Art collectors: Boris and Naomi Tosic

Photo courtesy of Vault magazine, by Penny Clay. Back wall: Ben Quilty, Jim Morrison Was Here, 2014

This article first appeared in Vault magazine, issue 13, Feb 2016. Photo courtesy of Vault magazine, by Penny Clay. Back wall: Ben Quilty, Jim Morrison Was Here, 2014.

Boris and Naomi Tosic, the Sydney-based couple behind boutique co-working company The Office Space, may play down their knowledge of art but the breadth and calibre of their collection speaks otherwise. Ben Quilty, Del Kathryn Barton, Brett Whiteley, Julije Knifer and Ningura Napurrula are just some of the Australian and international names that feature in a collection fuelled by the couple’s unadulterated love of art and deep respect for artists.

Art is a part of everyday life for the Tosics. Prized works, including pieces by Guan Wei and Stephen Powers, dot the walls of the original Office Space site in Surry Hills’ Reservoir Street as well as Paramount by The Office Space, a set of luxury office suites that occupy a floor of Paramount House, a landmark Art Deco building nearby.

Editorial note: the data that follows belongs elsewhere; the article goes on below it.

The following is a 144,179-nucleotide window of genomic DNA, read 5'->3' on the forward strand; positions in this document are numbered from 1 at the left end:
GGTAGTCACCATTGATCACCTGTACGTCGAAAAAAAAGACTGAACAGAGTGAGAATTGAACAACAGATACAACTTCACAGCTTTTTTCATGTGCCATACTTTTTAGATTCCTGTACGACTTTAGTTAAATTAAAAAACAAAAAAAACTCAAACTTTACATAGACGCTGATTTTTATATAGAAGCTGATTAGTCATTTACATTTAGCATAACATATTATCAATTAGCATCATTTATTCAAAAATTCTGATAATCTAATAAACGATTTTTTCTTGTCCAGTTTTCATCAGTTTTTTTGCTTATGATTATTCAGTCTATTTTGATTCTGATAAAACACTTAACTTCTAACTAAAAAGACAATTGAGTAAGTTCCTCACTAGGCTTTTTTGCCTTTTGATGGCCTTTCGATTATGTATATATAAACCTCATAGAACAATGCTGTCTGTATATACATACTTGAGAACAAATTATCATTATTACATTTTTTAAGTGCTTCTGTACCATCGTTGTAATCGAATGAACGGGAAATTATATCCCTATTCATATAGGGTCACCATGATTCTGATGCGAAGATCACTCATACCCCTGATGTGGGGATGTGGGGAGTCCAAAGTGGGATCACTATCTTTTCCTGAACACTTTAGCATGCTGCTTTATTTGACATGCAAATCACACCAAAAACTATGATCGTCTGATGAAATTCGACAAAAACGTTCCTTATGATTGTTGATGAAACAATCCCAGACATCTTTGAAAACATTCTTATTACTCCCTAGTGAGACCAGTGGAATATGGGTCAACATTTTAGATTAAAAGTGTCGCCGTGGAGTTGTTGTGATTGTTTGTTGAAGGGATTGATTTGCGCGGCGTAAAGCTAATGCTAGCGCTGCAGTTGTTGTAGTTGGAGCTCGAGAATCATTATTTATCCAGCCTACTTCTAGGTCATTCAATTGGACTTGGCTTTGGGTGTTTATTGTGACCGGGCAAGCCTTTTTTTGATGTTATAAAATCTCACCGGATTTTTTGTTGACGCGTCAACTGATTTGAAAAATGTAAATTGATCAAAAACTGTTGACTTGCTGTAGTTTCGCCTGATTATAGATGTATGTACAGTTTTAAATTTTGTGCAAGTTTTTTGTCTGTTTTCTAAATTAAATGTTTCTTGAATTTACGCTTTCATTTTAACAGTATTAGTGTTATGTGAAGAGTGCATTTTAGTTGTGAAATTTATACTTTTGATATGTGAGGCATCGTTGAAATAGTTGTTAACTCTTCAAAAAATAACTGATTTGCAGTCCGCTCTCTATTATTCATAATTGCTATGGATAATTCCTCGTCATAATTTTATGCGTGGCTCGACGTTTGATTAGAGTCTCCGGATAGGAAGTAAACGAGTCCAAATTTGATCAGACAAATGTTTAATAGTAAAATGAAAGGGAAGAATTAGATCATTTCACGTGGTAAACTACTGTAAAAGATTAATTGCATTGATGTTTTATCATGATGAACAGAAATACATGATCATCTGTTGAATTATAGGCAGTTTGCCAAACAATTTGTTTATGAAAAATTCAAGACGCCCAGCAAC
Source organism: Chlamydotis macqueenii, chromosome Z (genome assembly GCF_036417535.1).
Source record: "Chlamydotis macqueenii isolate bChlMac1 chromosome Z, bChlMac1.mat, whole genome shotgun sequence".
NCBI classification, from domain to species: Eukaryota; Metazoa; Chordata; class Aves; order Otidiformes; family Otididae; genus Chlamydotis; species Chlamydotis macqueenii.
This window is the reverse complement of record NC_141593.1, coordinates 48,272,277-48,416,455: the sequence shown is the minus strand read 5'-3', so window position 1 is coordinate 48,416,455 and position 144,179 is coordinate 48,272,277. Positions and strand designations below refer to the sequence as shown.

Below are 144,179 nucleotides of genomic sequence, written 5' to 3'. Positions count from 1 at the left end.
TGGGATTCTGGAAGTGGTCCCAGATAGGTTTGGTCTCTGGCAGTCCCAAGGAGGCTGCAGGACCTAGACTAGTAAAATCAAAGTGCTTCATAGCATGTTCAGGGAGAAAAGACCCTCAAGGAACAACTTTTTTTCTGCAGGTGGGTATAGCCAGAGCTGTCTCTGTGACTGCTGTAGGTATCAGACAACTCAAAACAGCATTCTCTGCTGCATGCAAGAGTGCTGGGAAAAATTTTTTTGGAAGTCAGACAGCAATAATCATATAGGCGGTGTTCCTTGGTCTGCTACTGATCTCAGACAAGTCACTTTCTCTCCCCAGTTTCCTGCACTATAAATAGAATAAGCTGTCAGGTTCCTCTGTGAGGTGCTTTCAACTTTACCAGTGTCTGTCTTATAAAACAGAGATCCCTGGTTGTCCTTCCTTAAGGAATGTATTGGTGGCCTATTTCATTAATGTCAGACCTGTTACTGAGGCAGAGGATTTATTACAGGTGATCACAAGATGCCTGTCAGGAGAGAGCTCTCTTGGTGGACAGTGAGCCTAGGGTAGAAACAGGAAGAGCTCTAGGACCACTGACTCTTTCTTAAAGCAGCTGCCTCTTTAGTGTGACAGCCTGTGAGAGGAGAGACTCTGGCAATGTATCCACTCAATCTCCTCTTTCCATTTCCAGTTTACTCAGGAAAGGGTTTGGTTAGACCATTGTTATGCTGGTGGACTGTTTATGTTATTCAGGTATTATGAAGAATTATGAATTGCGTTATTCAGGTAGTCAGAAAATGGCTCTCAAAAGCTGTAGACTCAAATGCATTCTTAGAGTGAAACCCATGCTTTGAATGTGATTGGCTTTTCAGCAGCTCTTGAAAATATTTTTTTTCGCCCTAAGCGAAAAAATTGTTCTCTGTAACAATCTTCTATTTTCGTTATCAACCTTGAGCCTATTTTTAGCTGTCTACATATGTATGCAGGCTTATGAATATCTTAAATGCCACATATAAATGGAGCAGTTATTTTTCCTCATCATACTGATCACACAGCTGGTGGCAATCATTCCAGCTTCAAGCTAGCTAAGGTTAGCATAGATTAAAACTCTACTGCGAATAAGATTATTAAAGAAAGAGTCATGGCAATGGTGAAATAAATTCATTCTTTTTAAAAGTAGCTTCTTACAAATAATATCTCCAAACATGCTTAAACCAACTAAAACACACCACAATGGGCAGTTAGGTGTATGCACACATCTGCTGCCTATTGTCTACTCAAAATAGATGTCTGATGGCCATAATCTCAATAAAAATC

Through The Office Space they run Gallery 2010,a non-profit, curator-run initiative designed to support the creative development of exhibiting artists. They attend exhibitions and private tours (such as a recent visit to see Gilbert & George at Hobart’s MONA); and more recently have commissioned artists, such as Del Kathryn Barton to create custom artworks for them.

For Boris, who moved to Australia from Croatia as a young adult and also runs a building and construction company, art is an emotional experience. He says: “I think it’s about honesty. It’s purity. It’s emotion. It’s beautiful.”

BORIS: As a young man, I bought my first painting which was by Tim Storrier. I was very young for that kind of purchase. That was 19 years ago.